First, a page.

Quench the summer heat and enjoy this tropical treat with each lick and bite! These ice buko with munggo (coconut popsicles with red mung beans) are made extra creamy with just the right amount of sweetness.
If you grew up in the Philippines, then you are most likely familiar with this delicious frozen treat. It's been a while since I last had them, and making these made me nostalgic! I remembered hot, sticky summer days (AC was only for the really rich back then), my siblings and I would wait in eager anticipation for the ice cream peddler to arrive every afternoon. This was my favorite!
What is Ice Buko?
Ice Buko is a Filipino popsicle made mainly with coconut. It also usually has red mung beans (munggo). It is usually cylindrical in shape with the popsicle stick as the handle. It is one of the most popular summer coolers in the country alongside Halo-halo, Pinipig Ice drops, ice scramble, and ice candy.
Why make Ice Buko?
We all know that we have a very long summer season here in the Philippines, and a cool and refreshing treat is always welcome. Yes, we can just run to the store and easily buy these treats, but making these yummy delights at home has advantages.
- It's super easy to make! Just mix all the ingredients, mold, and freeze. You just need paper cups, aluminum foil, popsicle sticks, and you're all set.
- It's affordable. All the ingredients used for this recipe are reasonably priced. It is way cheaper to make this than other frozen delights but is equally delicious and refreshing.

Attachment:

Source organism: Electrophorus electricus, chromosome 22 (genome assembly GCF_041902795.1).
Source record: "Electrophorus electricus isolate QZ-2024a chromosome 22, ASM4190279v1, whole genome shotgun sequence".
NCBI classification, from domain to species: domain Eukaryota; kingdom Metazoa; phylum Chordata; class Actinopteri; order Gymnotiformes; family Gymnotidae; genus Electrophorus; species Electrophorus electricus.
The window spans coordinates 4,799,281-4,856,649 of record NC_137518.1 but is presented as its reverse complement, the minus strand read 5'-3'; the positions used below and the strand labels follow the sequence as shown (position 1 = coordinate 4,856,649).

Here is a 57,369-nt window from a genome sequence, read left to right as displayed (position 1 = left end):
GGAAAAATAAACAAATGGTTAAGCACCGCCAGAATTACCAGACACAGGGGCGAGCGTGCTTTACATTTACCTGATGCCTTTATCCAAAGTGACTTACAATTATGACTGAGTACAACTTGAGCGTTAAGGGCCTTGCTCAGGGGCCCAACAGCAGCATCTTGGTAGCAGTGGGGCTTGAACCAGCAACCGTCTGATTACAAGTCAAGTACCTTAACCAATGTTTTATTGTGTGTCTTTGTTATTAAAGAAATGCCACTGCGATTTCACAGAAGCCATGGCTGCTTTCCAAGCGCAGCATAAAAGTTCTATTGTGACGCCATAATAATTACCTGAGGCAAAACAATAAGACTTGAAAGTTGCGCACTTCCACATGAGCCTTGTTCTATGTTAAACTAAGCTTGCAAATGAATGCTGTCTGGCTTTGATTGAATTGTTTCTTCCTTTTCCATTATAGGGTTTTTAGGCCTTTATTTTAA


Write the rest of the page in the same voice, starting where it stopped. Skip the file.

- No artificial flavors were added. Since we are using all-natural ingredients, you are assured that it is healthy as any sweet treat can be.
- You can control the amount of sugar and other ingredients you put. And if you are like me, who prefers a lot of coconut strings and munggo, who's to stop you from making it happen?
Ingredient substitutes and Tips for making Ice Buko
- I used all-purpose cream, but you can also use whipping or heavy cream.
- It is easier and more convenient to use bottled red mung beans in syrup. But you can always cook your own if you prefer.
- If fresh coconut is unavailable, you can use canned coconut water in place of the fresh one and use coconut sport or macapuno strings instead of fresh coconut shreds.
- Aside from paper cups, you can also use styrofoam and plastic cups as molds. If you have a popsicle mold, you can use that too.
- You can also use a plastic film to cover the cups instead of aluminum foil.
- If both foil or plastic film is unavailable, wait for the ice buko to slightly set in the freezer before placing the popsicle sticks. This will ensure that they stay in the center of the ice drops.
- For easy release of the ice drop, briefly dip the mold in hot water. Slightly squeeze the sides to loosen it and then pull using the stick.
- 2 cups coconut strings
- 2 cups coconut juice
- 250 ml all purpose cream
- 300 ml condensed milk
- ⅛ cup sugar
- 1 cup red mung beans
- 250 ml all purpose cream, 300 ml condensed milk, 2 cups coconut stringsIn a big bowl, add the condensed milk, all-purpose cream, coconut strings, and mix until well combined.
- 2 cups coconut juice, ⅛ cup sugarPour the coconut juice then add sugar. Mix until sugar is dissolved.
- 1 cup red mung beansScoop 1 and ½ tablespoons of red mung beans per mold and pour the coconut mixture until just below the rim of the mold.
- Cover with foil, and poke a small hole in the middle when you can insert the popsicle stick.
- Refrigerate for at least 4 hours to overnight.
Menchie Manio says
Did you use sweetened red mung beans ?
Yes, it is more convenient because you can buy almost anywhere it and store the leftovers in the fridge. Boiling the dried ones takes a lot of time. 😉
Rosy Go says
My favorite ice buko from my childhood.
Yes, same here! 😉